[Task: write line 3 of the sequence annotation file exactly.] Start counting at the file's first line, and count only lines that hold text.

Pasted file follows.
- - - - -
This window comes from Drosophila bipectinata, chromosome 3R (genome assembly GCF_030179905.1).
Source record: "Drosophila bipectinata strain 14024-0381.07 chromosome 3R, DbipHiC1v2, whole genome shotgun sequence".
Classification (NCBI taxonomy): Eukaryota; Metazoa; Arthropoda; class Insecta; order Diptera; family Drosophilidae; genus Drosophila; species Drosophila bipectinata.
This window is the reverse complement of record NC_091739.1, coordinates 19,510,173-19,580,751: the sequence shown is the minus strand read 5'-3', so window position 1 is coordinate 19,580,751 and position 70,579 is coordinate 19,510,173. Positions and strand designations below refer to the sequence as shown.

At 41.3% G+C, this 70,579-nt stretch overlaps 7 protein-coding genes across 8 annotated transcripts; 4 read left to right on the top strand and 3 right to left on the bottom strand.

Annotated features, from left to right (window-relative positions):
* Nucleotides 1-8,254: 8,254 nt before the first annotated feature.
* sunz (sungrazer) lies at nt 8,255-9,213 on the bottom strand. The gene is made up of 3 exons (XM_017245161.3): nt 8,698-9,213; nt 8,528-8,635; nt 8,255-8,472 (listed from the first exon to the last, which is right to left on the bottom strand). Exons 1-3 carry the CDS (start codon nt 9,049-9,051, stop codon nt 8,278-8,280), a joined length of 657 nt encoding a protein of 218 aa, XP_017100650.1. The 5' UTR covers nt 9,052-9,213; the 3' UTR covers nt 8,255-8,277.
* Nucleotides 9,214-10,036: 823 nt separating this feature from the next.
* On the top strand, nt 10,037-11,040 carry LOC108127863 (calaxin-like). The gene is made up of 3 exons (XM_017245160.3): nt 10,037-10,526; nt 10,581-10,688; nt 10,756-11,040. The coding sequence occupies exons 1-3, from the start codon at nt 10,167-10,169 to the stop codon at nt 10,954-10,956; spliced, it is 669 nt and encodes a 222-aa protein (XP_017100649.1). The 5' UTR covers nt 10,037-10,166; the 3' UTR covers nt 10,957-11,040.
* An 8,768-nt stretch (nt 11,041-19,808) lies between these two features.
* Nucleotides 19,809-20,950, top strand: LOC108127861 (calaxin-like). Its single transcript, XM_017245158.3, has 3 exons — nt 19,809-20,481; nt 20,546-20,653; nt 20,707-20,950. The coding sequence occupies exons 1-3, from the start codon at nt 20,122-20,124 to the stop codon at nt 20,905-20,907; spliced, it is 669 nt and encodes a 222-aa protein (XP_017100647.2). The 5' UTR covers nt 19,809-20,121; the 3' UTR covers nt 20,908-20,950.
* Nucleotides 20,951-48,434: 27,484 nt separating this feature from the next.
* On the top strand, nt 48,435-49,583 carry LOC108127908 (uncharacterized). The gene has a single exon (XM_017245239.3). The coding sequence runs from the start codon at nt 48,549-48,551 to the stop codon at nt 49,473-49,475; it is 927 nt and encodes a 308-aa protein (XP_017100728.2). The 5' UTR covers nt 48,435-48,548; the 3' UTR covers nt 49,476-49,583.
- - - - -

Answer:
Classification (NCBI taxonomy): Eukaryota; Metazoa; Arthropoda; class Insecta; order Diptera; family Drosophilidae; genus Drosophila; species Drosophila bipectinata.